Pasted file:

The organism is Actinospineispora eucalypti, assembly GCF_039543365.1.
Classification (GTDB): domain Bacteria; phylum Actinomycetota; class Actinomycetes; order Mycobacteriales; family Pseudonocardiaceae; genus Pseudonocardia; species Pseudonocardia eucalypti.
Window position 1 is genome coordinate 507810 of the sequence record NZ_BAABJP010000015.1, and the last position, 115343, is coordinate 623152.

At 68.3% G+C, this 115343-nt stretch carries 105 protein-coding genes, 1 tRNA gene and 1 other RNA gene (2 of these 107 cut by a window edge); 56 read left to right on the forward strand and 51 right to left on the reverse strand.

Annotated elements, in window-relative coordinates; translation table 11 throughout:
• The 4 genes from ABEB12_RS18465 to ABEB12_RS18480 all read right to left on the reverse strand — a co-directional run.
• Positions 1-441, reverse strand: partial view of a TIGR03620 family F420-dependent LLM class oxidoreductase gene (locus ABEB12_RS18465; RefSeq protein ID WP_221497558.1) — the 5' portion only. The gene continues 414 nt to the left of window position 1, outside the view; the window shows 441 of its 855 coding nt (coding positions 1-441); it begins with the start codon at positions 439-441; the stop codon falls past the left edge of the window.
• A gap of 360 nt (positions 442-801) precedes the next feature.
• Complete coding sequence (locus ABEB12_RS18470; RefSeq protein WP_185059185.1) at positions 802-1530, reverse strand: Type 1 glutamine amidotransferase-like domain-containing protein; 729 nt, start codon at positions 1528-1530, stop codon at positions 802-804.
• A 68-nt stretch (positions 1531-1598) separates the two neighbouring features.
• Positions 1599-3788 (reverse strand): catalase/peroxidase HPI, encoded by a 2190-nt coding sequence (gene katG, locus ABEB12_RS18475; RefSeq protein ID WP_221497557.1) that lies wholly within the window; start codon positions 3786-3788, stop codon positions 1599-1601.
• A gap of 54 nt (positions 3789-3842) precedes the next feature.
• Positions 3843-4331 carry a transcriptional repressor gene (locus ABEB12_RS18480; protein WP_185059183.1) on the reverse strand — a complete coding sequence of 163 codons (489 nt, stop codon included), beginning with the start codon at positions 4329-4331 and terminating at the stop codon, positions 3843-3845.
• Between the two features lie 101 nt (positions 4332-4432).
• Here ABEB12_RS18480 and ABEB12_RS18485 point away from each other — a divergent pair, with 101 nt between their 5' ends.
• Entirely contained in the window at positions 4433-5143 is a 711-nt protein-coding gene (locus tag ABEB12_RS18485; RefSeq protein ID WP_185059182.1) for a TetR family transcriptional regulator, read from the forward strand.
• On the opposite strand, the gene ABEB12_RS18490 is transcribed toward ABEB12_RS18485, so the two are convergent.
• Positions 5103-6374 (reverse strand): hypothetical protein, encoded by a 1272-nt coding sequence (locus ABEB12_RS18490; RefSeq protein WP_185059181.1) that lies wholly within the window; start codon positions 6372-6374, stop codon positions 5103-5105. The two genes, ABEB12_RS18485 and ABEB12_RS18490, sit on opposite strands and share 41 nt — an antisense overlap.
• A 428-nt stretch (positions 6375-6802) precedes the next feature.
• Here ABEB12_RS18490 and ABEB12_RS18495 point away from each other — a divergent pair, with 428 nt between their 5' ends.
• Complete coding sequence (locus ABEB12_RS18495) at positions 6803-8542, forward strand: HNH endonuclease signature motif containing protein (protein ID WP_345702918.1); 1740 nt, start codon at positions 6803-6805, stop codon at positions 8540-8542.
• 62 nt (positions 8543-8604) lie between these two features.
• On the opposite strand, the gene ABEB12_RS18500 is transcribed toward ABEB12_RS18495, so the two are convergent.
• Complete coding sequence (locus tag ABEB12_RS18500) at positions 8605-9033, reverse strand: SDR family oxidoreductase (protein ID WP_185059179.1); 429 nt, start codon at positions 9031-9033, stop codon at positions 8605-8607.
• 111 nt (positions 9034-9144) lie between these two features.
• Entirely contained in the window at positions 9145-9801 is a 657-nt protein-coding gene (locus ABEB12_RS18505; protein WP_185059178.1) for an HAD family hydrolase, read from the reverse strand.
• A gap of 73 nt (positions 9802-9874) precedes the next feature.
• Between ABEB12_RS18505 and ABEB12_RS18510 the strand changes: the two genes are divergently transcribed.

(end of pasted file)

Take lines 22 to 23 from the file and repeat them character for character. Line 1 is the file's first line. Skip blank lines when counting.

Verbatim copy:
• 62 nt (positions 8543-8604) lie between these two features.
• On the opposite strand, the gene ABEB12_RS18500 is transcribed toward ABEB12_RS18495, so the two are convergent.